Eucharist Sermon - 15 November 2020

The Second Sunday before Advent
The Revd Canon Sarah Foot, Regius Professor of Ecclesiastical History
1 Thessalonians 5:1–11; Matthew 25:14–30

+Therefore encourage one another, and build up each other, as indeed you are doing. 1 Thessalonians 5:11

Those who compile the Church of England’s Lectionary, choosing appropriate linked readings for each day of the Church’s year, cannot of course have anticipated how their choices might land with congregations during a global pandemic and in this second period of national lockdown. Yet I cannot help but wish that they had prescribed something a bit more uplifting for us this morning than the parable of the talents. Too many of us feel at the moment that we are already in the outer darkness, where there is indeed a great deal of weeping and gnashing of teeth. This does not seem the best of mornings on which to be confronted with the painful realities of the end times and offered a frightening warning about judgement.

This parable is the third in a consecutive sequence of stories about judgement in Matthew’s gospel – the faithful and unfaithful servant; the wise and foolish virgins at the wedding feast; and today, the parable of the talents. These three prepare us for the passage that follows, which will be next week’s gospel reading, describing the Last Judgement itself. Together the four accounts offer us practical ways of keeping alert for that final coming of Christ. As Paul reminded us in our epistle, ‘you yourselves know very well that the day of the Lord will come like a thief in the night.’ We know that Christ will return; these parables teach us about how to wait for his coming.

Not everything in the parable that we just heard is negative and doom-filled, of course. The first two slaves both demonstrated their faithful obedience to the Master. Both were given very significant sums of money; both doubled the value of what the master had given them; and both received the same reward (and even greater responsibility) even though their gains were unequal. They were invited to enter into the joy of their master, in other words to share in the messianic banquet about which we heard last week with the parable about the ill-prepared wedding guests.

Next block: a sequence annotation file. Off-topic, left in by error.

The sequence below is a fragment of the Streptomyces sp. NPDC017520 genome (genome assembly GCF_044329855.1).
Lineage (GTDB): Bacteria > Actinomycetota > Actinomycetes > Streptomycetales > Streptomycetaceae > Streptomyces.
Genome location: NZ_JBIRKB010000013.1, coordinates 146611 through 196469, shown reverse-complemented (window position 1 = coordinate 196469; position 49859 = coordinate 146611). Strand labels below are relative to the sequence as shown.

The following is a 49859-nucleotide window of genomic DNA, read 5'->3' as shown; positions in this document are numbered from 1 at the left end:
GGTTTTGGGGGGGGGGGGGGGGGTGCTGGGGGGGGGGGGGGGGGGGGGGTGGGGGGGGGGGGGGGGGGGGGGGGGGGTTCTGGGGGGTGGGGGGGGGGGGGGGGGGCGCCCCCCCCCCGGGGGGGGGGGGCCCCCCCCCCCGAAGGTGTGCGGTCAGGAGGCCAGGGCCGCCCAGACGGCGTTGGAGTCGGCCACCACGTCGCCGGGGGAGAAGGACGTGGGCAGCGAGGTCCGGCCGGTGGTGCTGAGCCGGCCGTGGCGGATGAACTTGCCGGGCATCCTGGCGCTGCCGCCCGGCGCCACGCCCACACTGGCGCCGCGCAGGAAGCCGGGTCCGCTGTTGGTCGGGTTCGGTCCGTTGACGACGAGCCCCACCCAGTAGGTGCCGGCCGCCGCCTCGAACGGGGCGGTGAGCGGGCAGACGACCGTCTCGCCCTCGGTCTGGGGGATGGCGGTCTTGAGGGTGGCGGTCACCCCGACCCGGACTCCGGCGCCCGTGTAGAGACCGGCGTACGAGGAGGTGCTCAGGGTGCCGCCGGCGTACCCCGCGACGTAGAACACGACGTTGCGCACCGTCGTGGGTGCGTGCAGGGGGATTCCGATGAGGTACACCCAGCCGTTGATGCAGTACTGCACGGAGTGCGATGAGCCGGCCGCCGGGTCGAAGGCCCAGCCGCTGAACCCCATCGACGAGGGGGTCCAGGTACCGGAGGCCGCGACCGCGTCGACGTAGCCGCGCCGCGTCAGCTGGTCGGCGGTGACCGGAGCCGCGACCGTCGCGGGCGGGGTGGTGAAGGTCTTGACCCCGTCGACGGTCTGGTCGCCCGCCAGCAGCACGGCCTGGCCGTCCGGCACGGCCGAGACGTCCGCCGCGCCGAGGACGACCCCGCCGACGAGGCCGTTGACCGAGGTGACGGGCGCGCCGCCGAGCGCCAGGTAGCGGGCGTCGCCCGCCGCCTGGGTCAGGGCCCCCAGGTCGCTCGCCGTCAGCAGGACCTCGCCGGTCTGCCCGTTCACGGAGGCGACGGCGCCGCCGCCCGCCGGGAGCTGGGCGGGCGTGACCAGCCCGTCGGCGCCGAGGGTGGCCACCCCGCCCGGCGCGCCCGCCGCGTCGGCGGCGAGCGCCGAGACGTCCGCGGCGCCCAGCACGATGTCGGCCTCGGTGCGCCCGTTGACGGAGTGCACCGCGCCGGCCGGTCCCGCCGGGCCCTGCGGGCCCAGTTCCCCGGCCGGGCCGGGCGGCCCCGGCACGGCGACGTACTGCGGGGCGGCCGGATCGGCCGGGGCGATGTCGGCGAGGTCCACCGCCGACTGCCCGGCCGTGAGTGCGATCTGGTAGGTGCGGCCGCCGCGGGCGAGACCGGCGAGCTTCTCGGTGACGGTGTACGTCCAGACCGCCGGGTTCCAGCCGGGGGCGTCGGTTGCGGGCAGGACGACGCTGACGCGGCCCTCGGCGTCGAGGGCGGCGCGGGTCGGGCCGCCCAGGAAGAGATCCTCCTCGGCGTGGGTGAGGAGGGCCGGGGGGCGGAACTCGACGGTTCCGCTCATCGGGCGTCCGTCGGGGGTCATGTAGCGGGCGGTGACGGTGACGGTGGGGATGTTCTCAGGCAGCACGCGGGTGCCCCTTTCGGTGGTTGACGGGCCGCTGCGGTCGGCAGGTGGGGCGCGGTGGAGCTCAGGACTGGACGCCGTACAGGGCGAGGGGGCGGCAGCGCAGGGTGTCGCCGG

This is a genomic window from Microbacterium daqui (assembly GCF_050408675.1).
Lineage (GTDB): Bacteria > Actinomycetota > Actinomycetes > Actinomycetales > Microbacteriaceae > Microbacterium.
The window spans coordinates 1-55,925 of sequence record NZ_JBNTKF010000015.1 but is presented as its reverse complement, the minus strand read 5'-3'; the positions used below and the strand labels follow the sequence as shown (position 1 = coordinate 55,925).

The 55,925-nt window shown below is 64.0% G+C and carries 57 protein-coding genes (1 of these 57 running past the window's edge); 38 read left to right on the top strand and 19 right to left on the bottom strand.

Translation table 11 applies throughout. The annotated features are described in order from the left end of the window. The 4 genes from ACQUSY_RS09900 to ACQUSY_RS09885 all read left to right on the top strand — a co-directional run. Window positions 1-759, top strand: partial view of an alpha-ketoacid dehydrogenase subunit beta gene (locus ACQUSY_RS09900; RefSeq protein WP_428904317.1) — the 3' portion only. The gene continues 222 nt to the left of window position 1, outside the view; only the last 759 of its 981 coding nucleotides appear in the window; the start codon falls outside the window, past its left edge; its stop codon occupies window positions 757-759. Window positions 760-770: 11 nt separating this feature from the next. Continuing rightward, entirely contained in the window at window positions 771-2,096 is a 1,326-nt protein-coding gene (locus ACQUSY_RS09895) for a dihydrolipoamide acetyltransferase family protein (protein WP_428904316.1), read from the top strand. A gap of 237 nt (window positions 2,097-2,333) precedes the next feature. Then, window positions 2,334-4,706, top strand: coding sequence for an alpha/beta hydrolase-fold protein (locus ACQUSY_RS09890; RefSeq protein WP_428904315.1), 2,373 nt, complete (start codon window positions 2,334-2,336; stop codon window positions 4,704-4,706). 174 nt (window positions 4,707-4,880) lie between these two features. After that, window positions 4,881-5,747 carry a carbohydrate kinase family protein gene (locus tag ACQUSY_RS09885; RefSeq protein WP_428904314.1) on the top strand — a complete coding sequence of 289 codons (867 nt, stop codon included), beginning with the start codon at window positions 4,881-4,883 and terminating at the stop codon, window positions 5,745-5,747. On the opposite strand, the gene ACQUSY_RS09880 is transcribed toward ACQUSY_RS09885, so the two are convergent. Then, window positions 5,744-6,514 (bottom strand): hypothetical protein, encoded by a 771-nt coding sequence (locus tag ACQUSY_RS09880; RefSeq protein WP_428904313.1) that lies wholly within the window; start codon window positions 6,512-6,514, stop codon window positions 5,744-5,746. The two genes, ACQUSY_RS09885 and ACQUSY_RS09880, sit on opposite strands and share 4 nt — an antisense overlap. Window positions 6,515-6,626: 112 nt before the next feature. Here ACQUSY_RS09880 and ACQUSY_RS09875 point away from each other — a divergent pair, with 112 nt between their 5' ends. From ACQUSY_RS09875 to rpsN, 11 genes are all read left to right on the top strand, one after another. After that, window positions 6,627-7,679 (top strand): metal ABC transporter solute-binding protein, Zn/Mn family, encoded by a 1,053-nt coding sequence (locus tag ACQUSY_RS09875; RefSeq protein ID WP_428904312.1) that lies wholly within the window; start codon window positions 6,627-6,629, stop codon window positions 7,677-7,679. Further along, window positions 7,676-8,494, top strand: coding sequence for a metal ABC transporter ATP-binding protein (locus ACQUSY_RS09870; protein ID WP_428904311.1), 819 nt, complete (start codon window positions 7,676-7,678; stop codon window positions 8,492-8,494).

Even the third slave was given almost unimaginable wealth and, although he did not increase it at all, neither did he lose it or squander it. Yet what he could not do was to offer the whole-hearted commitment to their master shown by the first two. He could not share their zest for doing the Lord’s work. Fear of angering his master led him into paralysed inaction.

For Matthew, waiting for the Lord is not a passive state of being, an inwardly focused religious (or even prayerful) activity. It is all about doing. The act of waiting for the Lord requires active engagement in his work and a willingness to take risks. Just the sort of risks that the first two slaves were prepared to take in doubling the value of the talents they had been given. It can be more helpful to move away from a literal reading of talents as money and interpret this story as talking about our work, the work given to us by grace. If we do, we need to be mindful that, however small and insignificant that labour may seem to us (and indeed how slight it really is, if viewed against the backdrop of eternity), we should never forget that its value to the one who gave it to us is enormous. And therefore, how we use it, or misuse it, will be relevant to us at the Last Judgement.